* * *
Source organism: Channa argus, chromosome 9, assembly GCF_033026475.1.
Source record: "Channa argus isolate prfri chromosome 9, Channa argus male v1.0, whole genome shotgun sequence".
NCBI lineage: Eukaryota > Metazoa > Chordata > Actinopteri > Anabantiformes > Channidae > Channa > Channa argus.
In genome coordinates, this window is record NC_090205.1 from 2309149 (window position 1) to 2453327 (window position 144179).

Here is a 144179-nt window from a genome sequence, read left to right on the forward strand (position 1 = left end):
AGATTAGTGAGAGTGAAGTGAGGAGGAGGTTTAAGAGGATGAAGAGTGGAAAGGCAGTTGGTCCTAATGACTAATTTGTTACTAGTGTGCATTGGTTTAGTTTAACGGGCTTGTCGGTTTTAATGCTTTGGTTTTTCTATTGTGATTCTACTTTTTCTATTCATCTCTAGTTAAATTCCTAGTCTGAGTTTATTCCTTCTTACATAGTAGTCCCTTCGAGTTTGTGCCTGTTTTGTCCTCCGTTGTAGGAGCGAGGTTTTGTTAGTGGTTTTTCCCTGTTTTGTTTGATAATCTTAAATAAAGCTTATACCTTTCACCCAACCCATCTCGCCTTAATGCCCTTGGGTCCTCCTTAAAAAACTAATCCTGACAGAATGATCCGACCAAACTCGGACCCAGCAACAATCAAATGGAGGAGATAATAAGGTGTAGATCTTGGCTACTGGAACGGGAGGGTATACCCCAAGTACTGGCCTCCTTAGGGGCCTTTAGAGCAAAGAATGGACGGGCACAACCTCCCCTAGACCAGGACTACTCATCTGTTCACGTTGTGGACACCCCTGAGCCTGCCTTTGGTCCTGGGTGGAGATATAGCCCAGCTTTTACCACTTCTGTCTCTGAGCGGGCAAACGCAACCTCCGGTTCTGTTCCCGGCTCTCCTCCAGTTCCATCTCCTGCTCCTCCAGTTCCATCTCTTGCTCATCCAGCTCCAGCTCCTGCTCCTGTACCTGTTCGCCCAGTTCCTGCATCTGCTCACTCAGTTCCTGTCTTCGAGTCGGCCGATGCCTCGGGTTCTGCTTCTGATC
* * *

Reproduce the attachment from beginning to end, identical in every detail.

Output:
Source organism: Channa argus, chromosome 9, assembly GCF_033026475.1.
Source record: "Channa argus isolate prfri chromosome 9, Channa argus male v1.0, whole genome shotgun sequence".
NCBI lineage: Eukaryota > Metazoa > Chordata > Actinopteri > Anabantiformes > Channidae > Channa > Channa argus.
In genome coordinates, this window is record NC_090205.1 from 2309149 (window position 1) to 2453327 (window position 144179).

Here is a 144179-nt window from a genome sequence, read left to right on the forward strand (position 1 = left end):
AGATTAGTGAGAGTGAAGTGAGGAGGAGGTTTAAGAGGATGAAGAGTGGAAAGGCAGTTGGTCCTAATGACTAATTTGTTACTAGTGTGCATTGGTTTAGTTTAACGGGCTTGTCGGTTTTAATGCTTTGGTTTTTCTATTGTGATTCTACTTTTTCTATTCATCTCTAGTTAAATTCCTAGTCTGAGTTTATTCCTTCTTACATAGTAGTCCCTTCGAGTTTGTGCCTGTTTTGTCCTCCGTTGTAGGAGCGAGGTTTTGTTAGTGGTTTTTCCCTGTTTTGTTTGATAATCTTAAATAAAGCTTATACCTTTCACCCAACCCATCTCGCCTTAATGCCCTTGGGTCCTCCTTAAAAAACTAATCCTGACAGAATGATCCGACCAAACTCGGACCCAGCAACAATCAAATGGAGGAGATAATAAGGTGTAGATCTTGGCTACTGGAACGGGAGGGTATACCCCAAGTACTGGCCTCCTTAGGGGCCTTTAGAGCAAAGAATGGACGGGCACAACCTCCCCTAGACCAGGACTACTCATCTGTTCACGTTGTGGACACCCCTGAGCCTGCCTTTGGTCCTGGGTGGAGATATAGCCCAGCTTTTACCACTTCTGTCTCTGAGCGGGCAAACGCAACCTCCGGTTCTGTTCCCGGCTCTCCTCCAGTTCCATCTCCTGCTCCTCCAGTTCCATCTCTTGCTCATCCAGCTCCAGCTCCTGCTCCTGTACCTGTTCGCCCAGTTCCTGCATCTGCTCACTCAGTTCCTGTCTTCGAGTCGGCCGATGCCTCGGGTTCTGCTTCTGATC